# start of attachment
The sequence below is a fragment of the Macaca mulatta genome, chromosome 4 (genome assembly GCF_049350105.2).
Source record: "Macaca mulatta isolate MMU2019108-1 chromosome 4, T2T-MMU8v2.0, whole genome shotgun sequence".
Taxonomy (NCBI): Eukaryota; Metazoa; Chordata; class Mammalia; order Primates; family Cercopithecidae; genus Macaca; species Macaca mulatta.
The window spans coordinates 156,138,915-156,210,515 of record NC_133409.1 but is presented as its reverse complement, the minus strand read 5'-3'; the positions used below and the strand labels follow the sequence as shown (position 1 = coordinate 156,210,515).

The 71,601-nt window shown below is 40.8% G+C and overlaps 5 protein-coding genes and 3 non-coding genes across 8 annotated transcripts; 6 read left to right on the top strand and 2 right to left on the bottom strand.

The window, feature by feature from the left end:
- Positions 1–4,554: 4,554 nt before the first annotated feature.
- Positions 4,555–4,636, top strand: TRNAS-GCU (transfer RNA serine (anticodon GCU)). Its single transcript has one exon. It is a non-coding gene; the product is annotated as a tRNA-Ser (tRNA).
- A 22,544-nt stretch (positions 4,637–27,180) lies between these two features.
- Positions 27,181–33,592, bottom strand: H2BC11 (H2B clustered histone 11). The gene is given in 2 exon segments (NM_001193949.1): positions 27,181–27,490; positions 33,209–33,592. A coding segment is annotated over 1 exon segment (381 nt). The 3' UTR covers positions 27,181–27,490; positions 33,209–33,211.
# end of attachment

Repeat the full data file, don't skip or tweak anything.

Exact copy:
The sequence below is a fragment of the Macaca mulatta genome, chromosome 4 (genome assembly GCF_049350105.2).
Source record: "Macaca mulatta isolate MMU2019108-1 chromosome 4, T2T-MMU8v2.0, whole genome shotgun sequence".
Taxonomy (NCBI): Eukaryota; Metazoa; Chordata; class Mammalia; order Primates; family Cercopithecidae; genus Macaca; species Macaca mulatta.
The window spans coordinates 156,138,915-156,210,515 of record NC_133409.1 but is presented as its reverse complement, the minus strand read 5'-3'; the positions used below and the strand labels follow the sequence as shown (position 1 = coordinate 156,210,515).

The 71,601-nt window shown below is 40.8% G+C and overlaps 5 protein-coding genes and 3 non-coding genes across 8 annotated transcripts; 6 read left to right on the top strand and 2 right to left on the bottom strand.

The window, feature by feature from the left end:
- Positions 1–4,554: 4,554 nt before the first annotated feature.
- Positions 4,555–4,636, top strand: TRNAS-GCU (transfer RNA serine (anticodon GCU)). Its single transcript has one exon. It is a non-coding gene; the product is annotated as a tRNA-Ser (tRNA).
- A 22,544-nt stretch (positions 4,637–27,180) lies between these two features.
- Positions 27,181–33,592, bottom strand: H2BC11 (H2B clustered histone 11). The gene is given in 2 exon segments (NM_001193949.1): positions 27,181–27,490; positions 33,209–33,592. A coding segment is annotated over 1 exon segment (381 nt). The 3' UTR covers positions 27,181–27,490; positions 33,209–33,211.